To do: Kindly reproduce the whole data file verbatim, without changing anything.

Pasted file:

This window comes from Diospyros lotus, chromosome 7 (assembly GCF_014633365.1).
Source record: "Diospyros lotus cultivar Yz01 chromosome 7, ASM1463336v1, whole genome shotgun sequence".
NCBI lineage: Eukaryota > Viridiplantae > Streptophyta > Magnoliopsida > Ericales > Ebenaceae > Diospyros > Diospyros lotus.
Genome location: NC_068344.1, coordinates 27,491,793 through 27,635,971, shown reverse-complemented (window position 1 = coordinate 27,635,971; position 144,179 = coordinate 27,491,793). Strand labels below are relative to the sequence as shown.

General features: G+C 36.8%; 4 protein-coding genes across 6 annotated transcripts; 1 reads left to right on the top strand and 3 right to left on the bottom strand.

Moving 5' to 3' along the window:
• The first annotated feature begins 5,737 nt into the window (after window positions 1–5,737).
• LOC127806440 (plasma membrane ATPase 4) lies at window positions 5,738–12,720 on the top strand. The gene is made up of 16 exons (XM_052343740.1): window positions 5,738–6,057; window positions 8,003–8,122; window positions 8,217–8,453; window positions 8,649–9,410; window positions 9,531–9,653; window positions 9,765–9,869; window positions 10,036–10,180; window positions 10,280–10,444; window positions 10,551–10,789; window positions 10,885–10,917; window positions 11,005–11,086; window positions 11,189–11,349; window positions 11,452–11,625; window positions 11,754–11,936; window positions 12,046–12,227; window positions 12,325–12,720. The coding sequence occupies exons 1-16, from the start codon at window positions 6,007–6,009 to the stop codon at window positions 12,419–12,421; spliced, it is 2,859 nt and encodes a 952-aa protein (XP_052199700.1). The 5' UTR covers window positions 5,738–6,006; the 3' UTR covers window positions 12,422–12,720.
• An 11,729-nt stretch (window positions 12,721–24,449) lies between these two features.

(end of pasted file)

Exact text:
This window comes from Diospyros lotus, chromosome 7 (assembly GCF_014633365.1).
Source record: "Diospyros lotus cultivar Yz01 chromosome 7, ASM1463336v1, whole genome shotgun sequence".
NCBI lineage: Eukaryota > Viridiplantae > Streptophyta > Magnoliopsida > Ericales > Ebenaceae > Diospyros > Diospyros lotus.
Genome location: NC_068344.1, coordinates 27,491,793 through 27,635,971, shown reverse-complemented (window position 1 = coordinate 27,635,971; position 144,179 = coordinate 27,491,793). Strand labels below are relative to the sequence as shown.

General features: G+C 36.8%; 4 protein-coding genes across 6 annotated transcripts; 1 reads left to right on the top strand and 3 right to left on the bottom strand.

Moving 5' to 3' along the window:
• The first annotated feature begins 5,737 nt into the window (after window positions 1–5,737).
• LOC127806440 (plasma membrane ATPase 4) lies at window positions 5,738–12,720 on the top strand. The gene is made up of 16 exons (XM_052343740.1): window positions 5,738–6,057; window positions 8,003–8,122; window positions 8,217–8,453; window positions 8,649–9,410; window positions 9,531–9,653; window positions 9,765–9,869; window positions 10,036–10,180; window positions 10,280–10,444; window positions 10,551–10,789; window positions 10,885–10,917; window positions 11,005–11,086; window positions 11,189–11,349; window positions 11,452–11,625; window positions 11,754–11,936; window positions 12,046–12,227; window positions 12,325–12,720. The coding sequence occupies exons 1-16, from the start codon at window positions 6,007–6,009 to the stop codon at window positions 12,419–12,421; spliced, it is 2,859 nt and encodes a 952-aa protein (XP_052199700.1). The 5' UTR covers window positions 5,738–6,006; the 3' UTR covers window positions 12,422–12,720.
• An 11,729-nt stretch (window positions 12,721–24,449) lies between these two features.